Saturday marked the first official day of campaigning for Egypt’s only two candidates vying for the presidency, Hamdeen Sabahy and Abdel Fattah Al-Sisi.
The Presidential Elections Commission (PEC) announced the two presidential hopefuls as candidates for the elections, scheduled to take place on 26 and 27 May. Egyptians will only be able to choose between Al-Sisi and Sabahy, guaranteeing that the country’s next president will be chosen after only one round of voting.
Sabahy launched his campaign in the Upper Egyptian city of Assiut on Saturday, and highlighted various points of his electoral platform, including solar energy, foreign policy, and ways to combat corruption.
“My policy is clear,” said Sabahy, who finished in third place in the 2012 presidential elections, during his Saturday press conference. “Any individual has the right to express his or her opinion peacefully, no matter what and I will defend it”. “But whoever uses violence will be met with violence, and we will seek to eradicate terrorism in all its forms.”
Sabahy also criticised government policies that had left places like Upper Egypt and rural areas marginalised while central urban areas like Cairo took large shares of the state’s budget.
“We will not allow the return of symbols of the last regime or the one before it,” said Sabahy. “And we will not continue the policies of the last regime or the one before it, because it is the same policy”.”
He also reiterated his demand that Al-Sisi agree to publicly debate him, something that the latter’s legal advisor Mohamed Abu Shuqqa said “would not be unacceptable”. Al-Sisi has not officially rejected the idea of a debate between the two candidates.
This week it was announced that the former military chief, the heavy favourite to win the upcoming poll, would have his first television interview on Monday 5 May with presenters Ibrahim Eissa and Lamis Al-Hadidy.
On Saturday, Al-Sisi’s campaign launched its official website and met with members of the media.
Earlier this week, the PEC notified Sabahy that he had violated regulations put in place for campaigning by announcing his platform in a press conference last Wednesday, days before the official opening 3 May. The commission said it “would consider taking legal action for this offence” and asked CBC Extra satellite channel, which broadcast the press conference, to not replay the footage, according to state-owned Al-Ahram.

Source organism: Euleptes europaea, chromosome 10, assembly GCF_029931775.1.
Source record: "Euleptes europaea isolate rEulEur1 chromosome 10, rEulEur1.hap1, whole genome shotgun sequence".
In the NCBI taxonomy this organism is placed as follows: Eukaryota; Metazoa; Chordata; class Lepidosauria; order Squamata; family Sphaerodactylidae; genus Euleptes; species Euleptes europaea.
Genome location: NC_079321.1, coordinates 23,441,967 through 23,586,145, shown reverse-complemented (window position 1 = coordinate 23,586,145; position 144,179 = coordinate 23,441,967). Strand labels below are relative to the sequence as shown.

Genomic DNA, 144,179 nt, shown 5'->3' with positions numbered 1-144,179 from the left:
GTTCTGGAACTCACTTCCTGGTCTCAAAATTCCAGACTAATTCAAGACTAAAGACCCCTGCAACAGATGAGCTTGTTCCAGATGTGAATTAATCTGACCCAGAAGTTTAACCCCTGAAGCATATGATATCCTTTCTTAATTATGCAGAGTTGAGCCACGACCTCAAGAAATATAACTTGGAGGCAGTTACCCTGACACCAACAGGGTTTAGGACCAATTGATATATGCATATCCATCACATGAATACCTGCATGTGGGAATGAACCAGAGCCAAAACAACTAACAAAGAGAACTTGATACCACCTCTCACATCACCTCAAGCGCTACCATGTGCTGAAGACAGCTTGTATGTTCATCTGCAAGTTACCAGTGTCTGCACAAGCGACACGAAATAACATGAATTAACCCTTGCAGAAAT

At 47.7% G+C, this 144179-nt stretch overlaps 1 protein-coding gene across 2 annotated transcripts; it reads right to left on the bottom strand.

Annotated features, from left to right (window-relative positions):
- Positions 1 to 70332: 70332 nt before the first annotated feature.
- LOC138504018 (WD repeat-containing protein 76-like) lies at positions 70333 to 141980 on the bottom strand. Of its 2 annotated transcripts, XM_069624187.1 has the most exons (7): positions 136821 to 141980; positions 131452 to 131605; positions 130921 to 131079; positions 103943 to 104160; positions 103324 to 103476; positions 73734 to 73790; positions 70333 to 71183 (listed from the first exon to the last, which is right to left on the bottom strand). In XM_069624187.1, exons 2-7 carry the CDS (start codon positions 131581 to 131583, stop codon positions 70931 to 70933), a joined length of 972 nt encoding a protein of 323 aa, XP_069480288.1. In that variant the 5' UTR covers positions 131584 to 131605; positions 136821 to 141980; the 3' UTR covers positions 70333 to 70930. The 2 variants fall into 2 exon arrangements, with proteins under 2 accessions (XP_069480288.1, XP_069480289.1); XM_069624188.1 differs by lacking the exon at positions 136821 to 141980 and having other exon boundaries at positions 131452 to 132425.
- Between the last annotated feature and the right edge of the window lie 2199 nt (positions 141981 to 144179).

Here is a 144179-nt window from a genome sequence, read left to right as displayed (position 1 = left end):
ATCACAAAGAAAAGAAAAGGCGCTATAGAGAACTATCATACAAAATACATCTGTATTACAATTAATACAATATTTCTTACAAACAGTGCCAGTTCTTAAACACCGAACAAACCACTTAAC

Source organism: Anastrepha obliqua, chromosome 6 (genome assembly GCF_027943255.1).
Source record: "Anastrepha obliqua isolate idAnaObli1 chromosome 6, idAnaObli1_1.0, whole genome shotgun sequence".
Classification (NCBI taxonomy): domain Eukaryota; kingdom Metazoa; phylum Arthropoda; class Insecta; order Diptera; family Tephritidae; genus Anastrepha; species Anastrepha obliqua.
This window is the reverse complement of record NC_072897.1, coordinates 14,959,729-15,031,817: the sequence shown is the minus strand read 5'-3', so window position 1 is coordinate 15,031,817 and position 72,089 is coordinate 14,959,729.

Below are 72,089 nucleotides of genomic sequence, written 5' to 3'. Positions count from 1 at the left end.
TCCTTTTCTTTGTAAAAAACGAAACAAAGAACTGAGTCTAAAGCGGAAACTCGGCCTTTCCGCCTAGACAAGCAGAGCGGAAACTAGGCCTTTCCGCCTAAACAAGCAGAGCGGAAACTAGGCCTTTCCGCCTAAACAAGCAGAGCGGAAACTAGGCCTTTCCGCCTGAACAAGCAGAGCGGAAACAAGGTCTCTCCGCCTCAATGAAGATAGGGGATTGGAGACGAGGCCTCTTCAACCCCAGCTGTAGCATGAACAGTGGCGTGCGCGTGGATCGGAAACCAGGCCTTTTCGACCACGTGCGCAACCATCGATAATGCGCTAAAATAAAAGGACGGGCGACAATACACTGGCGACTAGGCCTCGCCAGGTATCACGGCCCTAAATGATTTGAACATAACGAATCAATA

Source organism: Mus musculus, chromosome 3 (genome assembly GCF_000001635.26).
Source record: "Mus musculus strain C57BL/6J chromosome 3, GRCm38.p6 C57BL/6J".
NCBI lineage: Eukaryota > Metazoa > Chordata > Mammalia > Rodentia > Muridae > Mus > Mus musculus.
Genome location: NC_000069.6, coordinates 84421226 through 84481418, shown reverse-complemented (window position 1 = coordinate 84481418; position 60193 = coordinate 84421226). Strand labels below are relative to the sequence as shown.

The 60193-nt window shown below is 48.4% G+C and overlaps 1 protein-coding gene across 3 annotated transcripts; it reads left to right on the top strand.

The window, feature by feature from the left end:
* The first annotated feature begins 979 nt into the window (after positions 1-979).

As a result, the Sabahy campaign, which had originally planned to spend Labour Day in Mahalla, announced it would postpone its visit in adherence with the dates of campaigning put forth by the PEC. In a statement the campaign added that it would not reveal the “details” of Sabahy’s platform until after 2 May.
Sabahy has won the support of groups including Al-Dostour Party, the Social Popular Alliance, the Revolutionary Socialists, and the Justice (Al-Adl) Party.
Al-Sisi is supported by a number of prominent politicians and public figures, Al-Wafd Party, and the Free Egyptians Party.
The Egyptian Social Democratic Party announced that it would officially remain neutral ahead of the elections.
The Muslim Brotherhood and the Anti-Coup Alliance, which still recognise ousted Mohamed Morsi as the legitimate president of Egypt, have announced that they will not take part in the elections and have deemed polls held by the current interim government “illegitimate”.
In 2012, Sabahy finished in third place behind Morsi and former Mubarak-era prime minister Ahmed Shafiq. Al-Sisi, who was appointed Minister of Defence by Morsi in 2012, retired from the armed forces in March and announced he would compete in elections amid calls for him to run.